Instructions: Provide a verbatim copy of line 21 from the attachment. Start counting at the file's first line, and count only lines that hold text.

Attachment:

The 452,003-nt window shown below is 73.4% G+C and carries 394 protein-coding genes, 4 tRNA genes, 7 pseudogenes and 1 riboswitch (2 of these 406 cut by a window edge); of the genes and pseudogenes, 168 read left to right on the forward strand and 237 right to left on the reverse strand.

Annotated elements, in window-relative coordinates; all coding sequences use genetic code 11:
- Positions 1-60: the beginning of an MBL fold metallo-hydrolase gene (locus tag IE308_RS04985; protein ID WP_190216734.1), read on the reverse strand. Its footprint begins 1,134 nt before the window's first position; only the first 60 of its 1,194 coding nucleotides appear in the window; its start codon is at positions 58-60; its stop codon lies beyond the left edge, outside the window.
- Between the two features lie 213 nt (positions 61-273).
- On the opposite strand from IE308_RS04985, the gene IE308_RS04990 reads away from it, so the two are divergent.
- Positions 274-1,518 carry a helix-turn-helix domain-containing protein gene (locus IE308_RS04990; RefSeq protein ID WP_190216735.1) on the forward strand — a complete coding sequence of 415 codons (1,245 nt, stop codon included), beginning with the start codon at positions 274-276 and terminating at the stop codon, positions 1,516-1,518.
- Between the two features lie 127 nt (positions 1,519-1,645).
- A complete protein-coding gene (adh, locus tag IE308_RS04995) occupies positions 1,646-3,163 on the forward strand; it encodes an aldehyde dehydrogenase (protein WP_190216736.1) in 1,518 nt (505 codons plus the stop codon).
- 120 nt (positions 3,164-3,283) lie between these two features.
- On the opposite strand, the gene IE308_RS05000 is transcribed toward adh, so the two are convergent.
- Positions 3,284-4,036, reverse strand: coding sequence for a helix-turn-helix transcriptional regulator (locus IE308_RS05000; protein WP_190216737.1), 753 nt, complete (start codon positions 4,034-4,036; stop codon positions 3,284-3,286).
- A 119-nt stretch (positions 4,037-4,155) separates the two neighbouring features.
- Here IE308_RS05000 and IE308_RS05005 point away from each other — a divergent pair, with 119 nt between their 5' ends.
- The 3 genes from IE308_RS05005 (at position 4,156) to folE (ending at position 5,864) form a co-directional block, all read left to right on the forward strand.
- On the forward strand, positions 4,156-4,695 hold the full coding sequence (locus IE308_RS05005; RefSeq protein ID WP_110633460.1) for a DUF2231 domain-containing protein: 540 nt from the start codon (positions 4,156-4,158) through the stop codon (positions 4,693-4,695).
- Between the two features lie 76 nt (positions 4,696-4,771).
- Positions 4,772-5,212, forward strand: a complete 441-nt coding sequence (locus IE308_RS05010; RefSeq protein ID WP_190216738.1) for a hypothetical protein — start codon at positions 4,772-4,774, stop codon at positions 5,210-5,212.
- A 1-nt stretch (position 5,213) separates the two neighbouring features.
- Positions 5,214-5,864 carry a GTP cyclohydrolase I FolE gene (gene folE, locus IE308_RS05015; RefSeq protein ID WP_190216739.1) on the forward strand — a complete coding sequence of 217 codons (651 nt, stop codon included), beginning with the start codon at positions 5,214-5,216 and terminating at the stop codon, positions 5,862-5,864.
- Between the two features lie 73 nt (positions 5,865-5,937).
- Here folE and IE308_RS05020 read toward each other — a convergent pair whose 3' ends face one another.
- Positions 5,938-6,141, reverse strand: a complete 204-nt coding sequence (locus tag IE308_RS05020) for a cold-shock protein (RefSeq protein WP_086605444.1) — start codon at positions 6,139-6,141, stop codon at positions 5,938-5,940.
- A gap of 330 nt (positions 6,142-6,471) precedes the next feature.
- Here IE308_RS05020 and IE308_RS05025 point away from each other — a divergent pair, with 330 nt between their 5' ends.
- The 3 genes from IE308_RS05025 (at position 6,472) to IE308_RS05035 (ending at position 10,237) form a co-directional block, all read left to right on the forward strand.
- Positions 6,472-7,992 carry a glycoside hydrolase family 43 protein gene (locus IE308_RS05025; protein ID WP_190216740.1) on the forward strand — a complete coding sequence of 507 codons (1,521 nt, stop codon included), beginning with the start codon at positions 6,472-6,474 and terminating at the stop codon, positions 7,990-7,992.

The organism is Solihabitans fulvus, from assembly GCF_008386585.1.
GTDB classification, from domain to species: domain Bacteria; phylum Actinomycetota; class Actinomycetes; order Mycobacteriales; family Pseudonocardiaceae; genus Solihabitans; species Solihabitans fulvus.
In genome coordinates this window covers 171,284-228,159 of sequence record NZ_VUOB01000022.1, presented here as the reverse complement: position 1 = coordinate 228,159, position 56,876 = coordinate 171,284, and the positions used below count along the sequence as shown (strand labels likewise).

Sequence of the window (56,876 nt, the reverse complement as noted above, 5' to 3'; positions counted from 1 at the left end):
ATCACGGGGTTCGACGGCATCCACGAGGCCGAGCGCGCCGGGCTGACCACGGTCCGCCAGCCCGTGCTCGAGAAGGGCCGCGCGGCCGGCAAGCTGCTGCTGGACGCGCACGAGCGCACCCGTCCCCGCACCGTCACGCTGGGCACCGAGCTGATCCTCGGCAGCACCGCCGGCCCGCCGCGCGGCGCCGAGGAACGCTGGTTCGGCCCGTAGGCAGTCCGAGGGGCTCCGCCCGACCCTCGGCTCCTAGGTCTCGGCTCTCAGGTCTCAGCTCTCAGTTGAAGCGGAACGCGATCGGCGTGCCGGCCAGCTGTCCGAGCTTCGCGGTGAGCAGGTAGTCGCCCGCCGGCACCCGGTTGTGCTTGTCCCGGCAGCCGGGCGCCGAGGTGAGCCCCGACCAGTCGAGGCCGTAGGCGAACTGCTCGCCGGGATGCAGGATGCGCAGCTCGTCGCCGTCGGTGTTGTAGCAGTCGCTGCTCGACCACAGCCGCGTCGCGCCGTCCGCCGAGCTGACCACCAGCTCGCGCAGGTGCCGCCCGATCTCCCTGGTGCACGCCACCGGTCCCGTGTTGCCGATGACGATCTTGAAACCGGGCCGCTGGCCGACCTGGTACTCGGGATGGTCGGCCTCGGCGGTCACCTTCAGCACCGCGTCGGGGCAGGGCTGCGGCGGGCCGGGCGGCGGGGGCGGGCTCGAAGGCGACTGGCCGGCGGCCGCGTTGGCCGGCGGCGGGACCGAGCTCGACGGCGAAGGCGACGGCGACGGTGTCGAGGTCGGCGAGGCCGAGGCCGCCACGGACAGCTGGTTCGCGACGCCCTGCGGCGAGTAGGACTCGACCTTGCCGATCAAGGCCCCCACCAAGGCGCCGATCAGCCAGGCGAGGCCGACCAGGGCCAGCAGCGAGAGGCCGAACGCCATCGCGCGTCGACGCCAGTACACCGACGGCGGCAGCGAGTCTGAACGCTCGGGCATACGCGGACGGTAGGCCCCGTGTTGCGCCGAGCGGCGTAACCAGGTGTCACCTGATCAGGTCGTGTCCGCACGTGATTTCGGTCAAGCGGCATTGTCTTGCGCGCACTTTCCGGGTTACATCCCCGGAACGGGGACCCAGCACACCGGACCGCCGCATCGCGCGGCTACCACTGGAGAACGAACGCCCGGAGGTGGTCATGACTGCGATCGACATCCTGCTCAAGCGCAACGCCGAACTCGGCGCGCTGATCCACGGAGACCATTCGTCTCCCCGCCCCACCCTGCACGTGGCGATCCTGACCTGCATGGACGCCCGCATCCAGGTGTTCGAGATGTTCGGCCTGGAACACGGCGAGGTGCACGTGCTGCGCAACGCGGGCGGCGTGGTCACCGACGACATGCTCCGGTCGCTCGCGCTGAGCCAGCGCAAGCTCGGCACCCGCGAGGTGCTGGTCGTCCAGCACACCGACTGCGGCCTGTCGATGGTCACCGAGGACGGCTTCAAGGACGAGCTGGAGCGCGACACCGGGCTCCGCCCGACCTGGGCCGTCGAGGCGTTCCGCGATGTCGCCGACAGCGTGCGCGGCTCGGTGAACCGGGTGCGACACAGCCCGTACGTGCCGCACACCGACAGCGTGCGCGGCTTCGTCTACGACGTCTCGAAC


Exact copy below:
- Here folE and IE308_RS05020 read toward each other — a convergent pair whose 3' ends face one another.